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By Voice Film Critics
By Alan Scherstuhl
By Alan Scherstuhl
Like Doubt, Stephen Daldry's The Reader is low-budget, high-profile, and beamed straight at the Academy of Motion Picture Arts and Sciences, Category of High Moral Tone. Only in this case, the stakes are way higher and the attitude muted to a fault. Based on a partly autobiographical novel by Bernhard Schlink, The Reader examines German culpability for the Holocaust through the story of a love affair between a 15-year-old boy and a woman more than twice his age, who later turns out to have been a tiny cog in the wheel of the Third Reich. In 1995, when the book was first published, the rave reviews for its courage in going there at all were followed by angry letters to the editor accusing Schlink of making a victim out of a former concentration-camp guard. Humanizing someone isn't the same as apologizing for them—the horror of Hitler was precisely that he was human, which implicates us all—but having read the book twice, I can't make up my mind on that one. Which is rather the point, for Schlink's subject is the bewilderment and moral uncertainty of a German generation whose parents maintained a stubborn silence about what they knew and did—or didn't know and didn't do—in the war. The Reader is a book about the appalling cost of keeping quiet about genocide and about the possibility of recovering, understanding, and forgiving the past.
Mimicking the novel's back-and-forth structure, the movie puts its head down and plods grimly through the memories of emotionally constipated law professor Michael Berg (Ralph Fiennes, for whom the role might have been written) of his summer-long postwar affair with tight-lipped tram conductress Hanna (Kate Winslet), to whom, significantly, he reads Chekhov and Tolstoy in between bouts of carnal abandon. Young Michael is played by the very good young German actor David Kross, looking chuffed as the Cheshire Cat for the opportunity to begin his career in bed with a buck-naked Winslet, whose effortless blend of wounded fragility and tempered steel provides The Reader whatever momentum it can rustle up.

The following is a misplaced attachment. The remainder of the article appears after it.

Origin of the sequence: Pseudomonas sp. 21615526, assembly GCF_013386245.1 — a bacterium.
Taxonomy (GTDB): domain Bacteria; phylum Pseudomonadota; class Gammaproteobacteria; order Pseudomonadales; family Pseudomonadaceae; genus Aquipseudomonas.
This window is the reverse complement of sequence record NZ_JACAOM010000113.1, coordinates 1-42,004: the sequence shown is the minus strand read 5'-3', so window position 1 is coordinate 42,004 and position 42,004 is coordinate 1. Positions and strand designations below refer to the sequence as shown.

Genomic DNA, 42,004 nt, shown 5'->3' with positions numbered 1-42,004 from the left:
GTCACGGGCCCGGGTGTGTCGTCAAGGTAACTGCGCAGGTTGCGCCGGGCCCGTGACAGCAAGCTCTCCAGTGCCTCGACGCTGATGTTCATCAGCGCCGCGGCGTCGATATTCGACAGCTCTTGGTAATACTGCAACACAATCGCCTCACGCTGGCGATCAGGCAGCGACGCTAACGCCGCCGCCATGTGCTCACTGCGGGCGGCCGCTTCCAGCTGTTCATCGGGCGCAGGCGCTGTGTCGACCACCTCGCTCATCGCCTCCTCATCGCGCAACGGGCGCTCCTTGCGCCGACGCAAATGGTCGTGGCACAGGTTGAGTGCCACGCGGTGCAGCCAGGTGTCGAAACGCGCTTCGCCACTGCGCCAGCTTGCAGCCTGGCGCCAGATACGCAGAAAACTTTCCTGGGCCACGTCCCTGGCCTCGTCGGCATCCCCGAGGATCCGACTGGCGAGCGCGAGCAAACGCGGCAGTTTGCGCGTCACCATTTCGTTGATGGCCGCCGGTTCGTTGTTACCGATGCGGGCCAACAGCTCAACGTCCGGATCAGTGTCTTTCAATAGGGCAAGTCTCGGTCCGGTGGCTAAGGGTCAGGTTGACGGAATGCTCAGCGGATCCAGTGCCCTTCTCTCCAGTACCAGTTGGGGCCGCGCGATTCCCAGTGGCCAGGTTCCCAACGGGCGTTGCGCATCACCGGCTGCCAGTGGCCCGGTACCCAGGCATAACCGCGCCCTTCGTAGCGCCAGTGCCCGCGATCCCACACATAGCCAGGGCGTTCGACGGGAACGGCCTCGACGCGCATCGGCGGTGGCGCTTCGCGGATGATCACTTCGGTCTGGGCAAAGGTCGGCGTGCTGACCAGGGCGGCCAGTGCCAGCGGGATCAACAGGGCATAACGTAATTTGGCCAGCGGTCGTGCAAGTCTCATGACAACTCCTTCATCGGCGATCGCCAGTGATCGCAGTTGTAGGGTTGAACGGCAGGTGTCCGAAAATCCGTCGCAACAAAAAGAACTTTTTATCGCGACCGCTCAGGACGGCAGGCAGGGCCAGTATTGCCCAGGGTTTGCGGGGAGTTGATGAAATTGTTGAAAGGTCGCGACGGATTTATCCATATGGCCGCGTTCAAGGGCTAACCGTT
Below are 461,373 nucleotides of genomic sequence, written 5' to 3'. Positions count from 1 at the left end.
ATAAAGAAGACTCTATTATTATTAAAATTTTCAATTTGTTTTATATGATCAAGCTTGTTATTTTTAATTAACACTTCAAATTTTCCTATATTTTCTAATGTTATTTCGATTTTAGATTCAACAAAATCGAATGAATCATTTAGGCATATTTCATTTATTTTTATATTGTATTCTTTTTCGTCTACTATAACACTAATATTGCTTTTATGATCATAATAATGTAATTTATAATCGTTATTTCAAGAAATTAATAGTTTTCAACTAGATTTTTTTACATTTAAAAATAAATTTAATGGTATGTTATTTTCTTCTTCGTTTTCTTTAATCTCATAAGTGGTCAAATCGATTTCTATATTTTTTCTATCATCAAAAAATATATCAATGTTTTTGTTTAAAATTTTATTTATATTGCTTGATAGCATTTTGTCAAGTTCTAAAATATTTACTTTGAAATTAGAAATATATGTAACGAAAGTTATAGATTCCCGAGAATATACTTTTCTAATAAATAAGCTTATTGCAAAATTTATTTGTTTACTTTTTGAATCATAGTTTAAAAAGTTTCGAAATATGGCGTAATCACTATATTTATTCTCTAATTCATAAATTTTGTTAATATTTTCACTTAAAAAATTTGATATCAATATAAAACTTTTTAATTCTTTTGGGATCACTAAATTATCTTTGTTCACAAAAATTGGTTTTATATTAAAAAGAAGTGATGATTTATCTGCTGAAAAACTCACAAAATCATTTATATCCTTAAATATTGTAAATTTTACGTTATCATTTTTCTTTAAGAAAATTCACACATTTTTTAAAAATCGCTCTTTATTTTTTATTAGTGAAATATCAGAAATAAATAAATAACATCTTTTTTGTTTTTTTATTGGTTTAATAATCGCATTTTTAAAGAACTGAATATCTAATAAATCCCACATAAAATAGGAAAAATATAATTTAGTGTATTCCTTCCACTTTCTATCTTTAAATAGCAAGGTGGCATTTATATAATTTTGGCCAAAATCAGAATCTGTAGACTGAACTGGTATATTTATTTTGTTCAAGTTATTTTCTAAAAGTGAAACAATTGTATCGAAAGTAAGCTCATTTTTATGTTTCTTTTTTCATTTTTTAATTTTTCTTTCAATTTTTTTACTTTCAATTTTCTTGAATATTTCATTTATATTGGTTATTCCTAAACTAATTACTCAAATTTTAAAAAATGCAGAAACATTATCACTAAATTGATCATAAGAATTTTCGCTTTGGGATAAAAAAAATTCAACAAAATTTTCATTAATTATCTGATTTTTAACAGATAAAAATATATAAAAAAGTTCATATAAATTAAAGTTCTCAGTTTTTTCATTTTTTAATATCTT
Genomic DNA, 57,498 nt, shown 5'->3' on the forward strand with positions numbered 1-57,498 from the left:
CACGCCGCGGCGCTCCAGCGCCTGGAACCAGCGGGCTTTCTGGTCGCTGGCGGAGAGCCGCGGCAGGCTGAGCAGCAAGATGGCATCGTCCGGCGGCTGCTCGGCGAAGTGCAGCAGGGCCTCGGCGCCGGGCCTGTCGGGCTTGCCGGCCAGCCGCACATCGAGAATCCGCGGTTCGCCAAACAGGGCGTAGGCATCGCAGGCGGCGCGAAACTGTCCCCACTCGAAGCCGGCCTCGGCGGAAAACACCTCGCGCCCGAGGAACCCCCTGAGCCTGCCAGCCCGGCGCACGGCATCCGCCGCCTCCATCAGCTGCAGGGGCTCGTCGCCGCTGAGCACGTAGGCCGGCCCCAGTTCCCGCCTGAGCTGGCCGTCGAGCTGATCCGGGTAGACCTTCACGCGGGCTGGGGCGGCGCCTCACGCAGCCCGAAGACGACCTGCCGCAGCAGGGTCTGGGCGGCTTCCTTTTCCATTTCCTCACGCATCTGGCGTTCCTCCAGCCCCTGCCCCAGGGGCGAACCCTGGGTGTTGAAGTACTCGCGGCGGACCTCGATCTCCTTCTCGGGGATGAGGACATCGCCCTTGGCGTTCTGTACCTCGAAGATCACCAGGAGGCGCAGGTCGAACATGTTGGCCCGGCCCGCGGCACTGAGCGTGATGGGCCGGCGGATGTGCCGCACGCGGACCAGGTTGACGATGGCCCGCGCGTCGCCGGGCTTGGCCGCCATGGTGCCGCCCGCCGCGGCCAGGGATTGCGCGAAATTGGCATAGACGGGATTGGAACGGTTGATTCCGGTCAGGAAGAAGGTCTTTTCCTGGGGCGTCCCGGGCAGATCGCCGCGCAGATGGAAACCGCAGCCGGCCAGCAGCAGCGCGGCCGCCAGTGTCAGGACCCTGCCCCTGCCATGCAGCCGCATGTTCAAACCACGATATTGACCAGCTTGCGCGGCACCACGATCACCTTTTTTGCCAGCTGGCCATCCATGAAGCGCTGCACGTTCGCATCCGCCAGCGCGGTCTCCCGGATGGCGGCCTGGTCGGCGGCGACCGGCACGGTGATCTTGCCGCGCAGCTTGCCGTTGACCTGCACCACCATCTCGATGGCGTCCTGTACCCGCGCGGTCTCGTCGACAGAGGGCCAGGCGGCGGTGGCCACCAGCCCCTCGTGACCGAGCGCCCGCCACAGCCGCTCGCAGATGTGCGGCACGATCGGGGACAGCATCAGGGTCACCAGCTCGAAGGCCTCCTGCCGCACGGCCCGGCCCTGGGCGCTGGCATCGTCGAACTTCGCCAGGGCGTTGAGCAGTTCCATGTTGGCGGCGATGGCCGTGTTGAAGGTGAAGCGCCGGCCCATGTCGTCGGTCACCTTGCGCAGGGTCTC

After vanishing from Michael's life one day without warning, Hanna reappears years later, middle-aged and defiant as she stands trial for her crimes, then old and baggy and defeated—yet still unremorseful—as she waits to get out of prison. Hanna has a secret that, once revealed, will either evoke your pity or cause you to shrug along with a survivor of her past crimes and say, "So what?" As a literary device, her cover-up is a little clumsy, yet it's of enormous consequence in how we judge her, the former lover whose life she may have destroyed and vice versa, and indeed all of Germany. Where Schlink leaves that up to us, Daldry and screenwriter David Hare sew it all up with a moment of fatally damp redemption.
Schlink writes with a studied lack of sensationalism, in terse prose that heightens the drama on the page, but also makes the story extremely difficult to film. Sidestepping the usual Auschwitz-camp footage and unfolding mostly in a dingy bedroom and a provincial courthouse, The Reader strives to honor Schlink's restraint and his struggle to avoid cliché. But like many narrative filmmakers who walk on their tippy-toes when dealing with the Holocaust, neither Daldry nor Hare seems eager to make the material his own. Add to their timidity a pack of production troubles—including a distracted director who was simultaneously working on the Broadway version of Billy Elliot, two feral executives (Harvey Weinstein and Scott Rudin) scrapping publicly over the release date, and the death of two beloved producers (Anthony Minghella and Sidney Pollack) during production—and it's not hard to see why the movie version came out such a flat, respectful pudding. There's more life, energy, and imagination in the thrilling final seconds of Daldry's feather-light movie Billy Elliot, when a grown-up Billy limbers up in his Swan Lake costume in the wings of an English theater, than in the long, lifelessly worthy road taken by The Reader.
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